Tuesday, May 10, 2016

Catching up {part 2}

{If you haven't already seen this post you might want to go check it out because it's part one of my two-part endeavor to wrap up {at least for now} my travel-blogging phase and catch y'all up on my last weeks in Oxford.}

I wandered Oxford. 

There are some pretty impressive dinosaurs in the Museum of Natural History.

I wandered into many of Oxford's 38 Colleges. These three pictures are from Corpus Christi college. I loved this one because the gardeners had a sense of whimsey and I could tell they enjoy what they do. Usually Oxford colleges are grand, not whimsical, and I found this one delightful.

In the Middle Ages it was believed that during a famine or draught pelicans would pierce their own breasts and feed the gore to their young to keep them alive. This was considered an allegory of Christ's sacrificial love for the church. Since this is Corpus Christi - the body of Christ - college, there were images of pelicans everywhere.

I found one of the two things I remember from my visit to Oxford years and years ago.

This gate is the entrance to the Master's Garden at Christ Church College. Years ago when Mom, Charlie, and I visited Oxford for twenty-four hours, I took a photograph identical to the one on the top right. That view, and the Bodleian Library shop, were the only two things I remembered about Oxford up until the day when I arrived in January. I stumbled across it on a stroll through Christ Church Meadows and knew I had to draw it.

I drank lots of tea.

I grew to love this tucked-away room in the King's Arms pub - a perfect place for a pot of tea and some quiet studying. 

The stereotype of the British preoccupation with tea is on point. Tea is a crucial element of each day. It is drunk with milk, not cream, and the milk goes into the teacup first.

To give you an idea of how important tea is: There's a delightful gentleman in his seventies on the SCIO staff. His name is John. For eight years, John's Lenten practice was to give up his Saturday afternoon cup of tea. This was such a difficult thing that after eight years he gave it up and now does not involve tea in Lenten fasting. I'm not making this up. 

So. Tea is important. 

According to Dr. Baigent, tea is a necessary element of all decision-making in Oxford. 

It is also a hugely necessary element to sustain students preparing fourteen-page research papers worth 75% of the final grade for a course.

The tea I had at the Grande Cafe on High Street is called Lapsang Souchong. I ordered it because the menu discussed its distinctive smoky flavor, and I was curious what that meant. Drinks are described as having all sorts of characteristics that I usually don't understand, and this one sounded intriguing.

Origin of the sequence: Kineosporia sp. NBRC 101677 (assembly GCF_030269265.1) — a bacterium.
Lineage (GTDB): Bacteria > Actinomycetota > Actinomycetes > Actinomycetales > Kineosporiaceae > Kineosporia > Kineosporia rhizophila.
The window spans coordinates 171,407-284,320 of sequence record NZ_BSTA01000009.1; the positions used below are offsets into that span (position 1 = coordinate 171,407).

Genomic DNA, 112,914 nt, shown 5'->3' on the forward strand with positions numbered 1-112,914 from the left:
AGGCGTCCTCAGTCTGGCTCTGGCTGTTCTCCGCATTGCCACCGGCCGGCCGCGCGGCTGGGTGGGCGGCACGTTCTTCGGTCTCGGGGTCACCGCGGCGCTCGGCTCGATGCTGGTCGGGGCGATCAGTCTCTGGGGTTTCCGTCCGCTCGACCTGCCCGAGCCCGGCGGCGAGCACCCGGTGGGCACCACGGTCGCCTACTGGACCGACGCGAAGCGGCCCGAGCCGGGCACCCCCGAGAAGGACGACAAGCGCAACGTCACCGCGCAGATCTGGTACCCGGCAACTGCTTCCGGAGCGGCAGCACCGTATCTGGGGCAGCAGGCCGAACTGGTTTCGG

It tasted like smoke in liquid form. In a good way. Drinking it was like drinking a summer campfire.

When I next had wifi I googled this tea and discovered that the leaves are dried over pinewood fires. You learn something new every day. And when it's about tea, all the better.

I had to sneak this in, though it's not tea. Cafe Nero in England is as ubiquitous as Starbucks in the States, and I much prefer its ambiance (think long lightwood farm tables and whimsical photos of Italy). I procured a loyalty card my first week in Oxford and by week 12 I had finished it. 

This was important, guys: I have never, ever completed one of those things.

When I found out that I could get whatever drink I wanted in whatever size I wanted, a good day got way better. So I got a large orange hot chocolate with loads of whipped cream and chocolate sprinkles. The barista totally understood my excitement and enthusiasm, which made me even happier.

This is only a handful of my tea photos, and I won't try your patience with more. 

I found Addison's Walk, a favorite walk of C.S. Lewis'

Lewis, Tolkien, and another friend took countless laps around this walk (it's probably about half a mile) during intense debates leading up to Lewis' conversion.

I walked into Narnia.

Unfortunately, I have no photographs documenting this fact. But if you ever want to walk through the wardrobe, I recommend the Story Museum in Oxford. Not only does this fabulous museum give guests the opportunity to sit in a sleigh in a snowy wood near a lamppost reading about Lucy's first impressions of Narnia, but it also offers a gigantic location for bedtime reading. 

It also gave me the opportunity to tap into my dictatorial four-year-old self as I impersonated an annoyed Alice at a mad tea party. 

Finally, it transformed Katherine into "The Terrible Master of Mystery," Paige into "The Cheeky thing of Nutwood," and myself into "The Mysterious Person of the Clouds." (Amy was our Phenomenal Photographer.)

Spring came, and I took photographs of flowers and chopped-down trees.

Elisa and I spent the night in London before I flew home and she went gallivanting around the UK.

We spent an hour and a half inside Westminster Abbey, but first we took rubbings of it from the guide to the square. 

I got to see what is possibly my favorite portrait ever. It is in the National Portrait Gallery and it is of William Wilberforce, who battled for years to abolish slavery in the British Empire. I have loved this portrait ever since I first saw it. {The quote is taken from the memorial to Wilberforce in Westminster Abbey.}

An unexpected detour took us to Baker Street underground station, which was one of the first underground stations in London and was recently restored to its Victorian glory. 

And, finally, I came home.

1 comment:

  1. i love the photos!
    will come back later and read….(O: